After months of campaigning, Shankill residents and activists have heard that the National Transport Authority (NTA) will seek several changes to the BusConnects corridor that will run through the village.
At a community meeting on Thursday, September 12, the NTA announced that the existing two-lane system in Shankill will be retained, with bus-priority light being installed at roundabouts at either side of the village.
The previously proposed four lanes from the Bray Roundabout to Shankill will be replaced by three lanes, including the consideration of a new footpath to run within the boundary of Shanganagh Park.
In addition, the previously planned cycle lane will be omitted, as it would likely be unattractive to cyclists and divert them around the village.
Mature trees that were earmarked to be felled to make way for the development of the BusConnects corridor, will also be maintained.
In a statement, Local People Before Profit representative for Shankill, councillor Hugh Lewis said: “This is effectively a massive stepdown from the NTA and testament to the tremendous effort that the people of Shankill have given over the past year, particularly the retention of the existing public realm of Shankill village and the associated loss of mature trees.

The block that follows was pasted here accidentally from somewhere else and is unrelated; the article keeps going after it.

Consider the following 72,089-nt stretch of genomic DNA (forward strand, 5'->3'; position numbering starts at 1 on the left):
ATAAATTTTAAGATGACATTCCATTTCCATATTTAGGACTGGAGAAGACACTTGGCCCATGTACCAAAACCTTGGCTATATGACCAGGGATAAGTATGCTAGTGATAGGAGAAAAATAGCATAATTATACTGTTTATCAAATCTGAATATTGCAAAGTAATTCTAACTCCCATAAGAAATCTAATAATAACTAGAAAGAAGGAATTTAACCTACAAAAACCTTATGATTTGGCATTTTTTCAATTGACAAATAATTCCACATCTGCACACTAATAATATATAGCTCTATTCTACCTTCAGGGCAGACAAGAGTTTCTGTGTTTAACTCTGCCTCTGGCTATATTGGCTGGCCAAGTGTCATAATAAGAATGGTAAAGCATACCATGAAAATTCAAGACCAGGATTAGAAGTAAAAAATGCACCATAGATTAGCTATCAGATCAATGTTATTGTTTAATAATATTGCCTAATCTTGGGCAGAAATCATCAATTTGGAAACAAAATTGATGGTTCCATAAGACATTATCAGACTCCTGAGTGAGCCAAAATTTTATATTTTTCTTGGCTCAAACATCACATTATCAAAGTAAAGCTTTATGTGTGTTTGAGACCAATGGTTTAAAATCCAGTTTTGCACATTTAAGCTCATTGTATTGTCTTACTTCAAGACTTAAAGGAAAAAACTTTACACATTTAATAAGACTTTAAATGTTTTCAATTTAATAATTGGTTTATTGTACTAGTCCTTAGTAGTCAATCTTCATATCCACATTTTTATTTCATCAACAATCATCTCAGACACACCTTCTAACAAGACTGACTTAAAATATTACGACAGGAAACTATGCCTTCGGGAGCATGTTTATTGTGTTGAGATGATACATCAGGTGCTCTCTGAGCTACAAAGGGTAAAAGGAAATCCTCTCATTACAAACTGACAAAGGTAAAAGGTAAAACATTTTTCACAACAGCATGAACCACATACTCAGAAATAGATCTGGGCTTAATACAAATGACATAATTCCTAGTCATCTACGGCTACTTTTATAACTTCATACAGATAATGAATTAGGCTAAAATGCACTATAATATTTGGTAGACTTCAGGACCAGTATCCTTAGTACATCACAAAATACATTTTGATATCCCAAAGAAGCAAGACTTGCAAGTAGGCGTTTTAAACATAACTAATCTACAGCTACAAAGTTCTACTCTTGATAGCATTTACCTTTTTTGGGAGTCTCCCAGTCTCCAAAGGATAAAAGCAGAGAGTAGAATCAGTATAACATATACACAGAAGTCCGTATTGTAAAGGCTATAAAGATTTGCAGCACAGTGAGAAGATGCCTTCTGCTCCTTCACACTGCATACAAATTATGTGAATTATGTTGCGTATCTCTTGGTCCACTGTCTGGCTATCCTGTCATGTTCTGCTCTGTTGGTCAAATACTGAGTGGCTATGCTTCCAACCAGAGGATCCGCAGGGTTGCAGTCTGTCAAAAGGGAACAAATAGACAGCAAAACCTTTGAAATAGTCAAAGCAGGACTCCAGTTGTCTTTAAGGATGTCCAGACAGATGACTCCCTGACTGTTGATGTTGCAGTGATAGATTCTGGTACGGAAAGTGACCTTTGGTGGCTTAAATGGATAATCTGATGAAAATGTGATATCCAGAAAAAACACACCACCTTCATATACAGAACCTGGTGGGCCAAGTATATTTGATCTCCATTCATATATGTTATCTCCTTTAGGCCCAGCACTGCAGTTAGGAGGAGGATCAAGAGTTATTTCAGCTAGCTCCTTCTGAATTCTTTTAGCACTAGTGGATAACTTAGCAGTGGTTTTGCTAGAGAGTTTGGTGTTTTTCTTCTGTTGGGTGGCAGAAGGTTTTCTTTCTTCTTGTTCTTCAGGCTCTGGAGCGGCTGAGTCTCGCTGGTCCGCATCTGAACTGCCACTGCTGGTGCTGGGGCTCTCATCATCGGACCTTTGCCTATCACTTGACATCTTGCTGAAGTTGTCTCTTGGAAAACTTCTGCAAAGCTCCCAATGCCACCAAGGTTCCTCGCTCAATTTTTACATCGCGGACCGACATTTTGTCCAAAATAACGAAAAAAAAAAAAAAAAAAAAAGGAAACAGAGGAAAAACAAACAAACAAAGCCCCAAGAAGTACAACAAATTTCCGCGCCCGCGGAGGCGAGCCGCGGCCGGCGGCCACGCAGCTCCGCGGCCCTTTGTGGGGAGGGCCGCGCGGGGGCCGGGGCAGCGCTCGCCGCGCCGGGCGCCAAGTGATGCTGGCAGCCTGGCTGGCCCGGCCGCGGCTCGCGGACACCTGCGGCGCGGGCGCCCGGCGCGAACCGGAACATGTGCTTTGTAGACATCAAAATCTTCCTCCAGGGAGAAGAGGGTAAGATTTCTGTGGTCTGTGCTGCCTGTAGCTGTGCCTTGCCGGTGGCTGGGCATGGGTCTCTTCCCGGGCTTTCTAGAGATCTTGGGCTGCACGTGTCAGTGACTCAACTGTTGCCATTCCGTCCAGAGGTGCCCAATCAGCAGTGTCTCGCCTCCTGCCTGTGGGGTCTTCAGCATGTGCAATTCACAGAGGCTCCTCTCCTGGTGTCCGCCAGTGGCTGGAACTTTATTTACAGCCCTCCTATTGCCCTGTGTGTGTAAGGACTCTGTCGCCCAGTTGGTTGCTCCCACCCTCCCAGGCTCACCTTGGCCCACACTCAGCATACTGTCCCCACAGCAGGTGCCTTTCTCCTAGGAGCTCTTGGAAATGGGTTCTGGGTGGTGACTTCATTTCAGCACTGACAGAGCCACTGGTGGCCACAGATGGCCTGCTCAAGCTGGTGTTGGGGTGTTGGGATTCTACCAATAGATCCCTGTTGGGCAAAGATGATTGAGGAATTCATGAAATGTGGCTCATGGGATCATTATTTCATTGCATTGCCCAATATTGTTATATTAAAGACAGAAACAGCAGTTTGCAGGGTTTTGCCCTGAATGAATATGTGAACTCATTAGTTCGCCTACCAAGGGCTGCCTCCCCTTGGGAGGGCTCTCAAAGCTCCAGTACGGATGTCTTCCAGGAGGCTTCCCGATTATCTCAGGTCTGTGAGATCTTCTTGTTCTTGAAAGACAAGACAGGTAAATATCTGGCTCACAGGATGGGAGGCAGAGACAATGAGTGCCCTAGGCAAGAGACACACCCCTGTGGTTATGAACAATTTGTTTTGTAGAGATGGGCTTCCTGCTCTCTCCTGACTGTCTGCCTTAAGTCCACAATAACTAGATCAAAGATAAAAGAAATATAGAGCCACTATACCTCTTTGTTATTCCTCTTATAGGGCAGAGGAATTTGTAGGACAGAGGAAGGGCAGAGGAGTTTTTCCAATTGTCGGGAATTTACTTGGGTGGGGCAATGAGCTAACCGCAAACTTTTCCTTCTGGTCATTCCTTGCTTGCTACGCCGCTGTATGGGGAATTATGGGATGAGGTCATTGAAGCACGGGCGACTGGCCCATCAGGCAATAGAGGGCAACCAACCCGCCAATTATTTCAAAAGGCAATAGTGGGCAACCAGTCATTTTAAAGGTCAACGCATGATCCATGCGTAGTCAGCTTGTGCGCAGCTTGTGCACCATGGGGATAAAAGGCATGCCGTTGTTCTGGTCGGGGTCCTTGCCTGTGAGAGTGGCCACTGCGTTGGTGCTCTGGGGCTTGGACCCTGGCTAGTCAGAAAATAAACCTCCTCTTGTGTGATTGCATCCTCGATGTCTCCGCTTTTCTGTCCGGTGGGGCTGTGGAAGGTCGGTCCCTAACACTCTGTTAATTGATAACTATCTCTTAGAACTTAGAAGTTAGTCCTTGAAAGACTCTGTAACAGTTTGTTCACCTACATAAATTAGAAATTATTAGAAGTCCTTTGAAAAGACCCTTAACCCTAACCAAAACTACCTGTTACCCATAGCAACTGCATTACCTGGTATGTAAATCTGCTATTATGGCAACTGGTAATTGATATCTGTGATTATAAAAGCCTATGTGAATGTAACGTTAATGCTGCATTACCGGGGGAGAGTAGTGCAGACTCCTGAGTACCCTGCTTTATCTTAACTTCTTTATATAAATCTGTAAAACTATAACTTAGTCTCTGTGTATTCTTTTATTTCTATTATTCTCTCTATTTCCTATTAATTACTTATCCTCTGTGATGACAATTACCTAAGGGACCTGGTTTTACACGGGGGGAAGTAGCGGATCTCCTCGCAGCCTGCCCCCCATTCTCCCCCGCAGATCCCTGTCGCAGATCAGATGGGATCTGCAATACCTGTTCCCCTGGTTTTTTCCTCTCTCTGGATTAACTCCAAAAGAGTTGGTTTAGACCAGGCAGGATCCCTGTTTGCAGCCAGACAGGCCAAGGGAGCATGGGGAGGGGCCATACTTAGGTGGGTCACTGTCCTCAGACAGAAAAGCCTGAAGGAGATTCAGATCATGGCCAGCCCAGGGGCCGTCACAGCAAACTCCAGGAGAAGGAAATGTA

“Whilst there is a lot to be greatly welcomed by the recent announcement of the NTA, the updated proposals are not exhaustive, and much remains to be seen in the details of what is currently being considered.
“The route from Shankill village to the Bray roundabout is unclear – only that they have decided to reduce the proposal by one lane as far as Shankill.
“It remains unclear what the environmental effects of these proposals will have.
“I have reasserted the point to the NTA that, as well as continuing to address public concerns, more investment must be made by central government to increase our bus fleet and workers to drive them.”
Nearly 90% of all submissions made in the BusConnects public consultation process concerned the Bray to Loughlinstown roundabout route.
The proposed four-lane system through Shankill village and the loss of existing mature trees drew the largest amount of submissions.